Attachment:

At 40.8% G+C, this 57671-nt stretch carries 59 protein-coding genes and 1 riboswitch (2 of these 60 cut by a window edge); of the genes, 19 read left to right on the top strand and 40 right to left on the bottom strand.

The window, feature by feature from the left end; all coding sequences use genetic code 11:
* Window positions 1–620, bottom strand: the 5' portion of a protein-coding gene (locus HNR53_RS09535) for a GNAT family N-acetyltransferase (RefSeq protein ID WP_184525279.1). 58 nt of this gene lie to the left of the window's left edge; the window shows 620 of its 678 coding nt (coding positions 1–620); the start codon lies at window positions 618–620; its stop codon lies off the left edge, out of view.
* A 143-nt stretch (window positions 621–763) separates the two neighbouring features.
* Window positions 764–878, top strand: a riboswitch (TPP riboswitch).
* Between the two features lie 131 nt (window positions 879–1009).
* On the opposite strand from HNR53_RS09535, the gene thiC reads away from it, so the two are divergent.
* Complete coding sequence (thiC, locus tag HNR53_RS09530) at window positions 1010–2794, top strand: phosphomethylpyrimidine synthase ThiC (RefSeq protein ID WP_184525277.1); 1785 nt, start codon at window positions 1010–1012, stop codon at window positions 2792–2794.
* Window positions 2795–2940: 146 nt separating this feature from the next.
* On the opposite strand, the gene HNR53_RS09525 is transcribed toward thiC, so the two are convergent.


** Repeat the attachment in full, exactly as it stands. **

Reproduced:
At 40.8% G+C, this 57671-nt stretch carries 59 protein-coding genes and 1 riboswitch (2 of these 60 cut by a window edge); of the genes, 19 read left to right on the top strand and 40 right to left on the bottom strand.

The window, feature by feature from the left end; all coding sequences use genetic code 11:
* Window positions 1–620, bottom strand: the 5' portion of a protein-coding gene (locus HNR53_RS09535) for a GNAT family N-acetyltransferase (RefSeq protein ID WP_184525279.1). 58 nt of this gene lie to the left of the window's left edge; the window shows 620 of its 678 coding nt (coding positions 1–620); the start codon lies at window positions 618–620; its stop codon lies off the left edge, out of view.
* A 143-nt stretch (window positions 621–763) separates the two neighbouring features.
* Window positions 764–878, top strand: a riboswitch (TPP riboswitch).
* Between the two features lie 131 nt (window positions 879–1009).
* On the opposite strand from HNR53_RS09535, the gene thiC reads away from it, so the two are divergent.
* Complete coding sequence (thiC, locus tag HNR53_RS09530) at window positions 1010–2794, top strand: phosphomethylpyrimidine synthase ThiC (RefSeq protein ID WP_184525277.1); 1785 nt, start codon at window positions 1010–1012, stop codon at window positions 2792–2794.
* Window positions 2795–2940: 146 nt separating this feature from the next.
* On the opposite strand, the gene HNR53_RS09525 is transcribed toward thiC, so the two are convergent.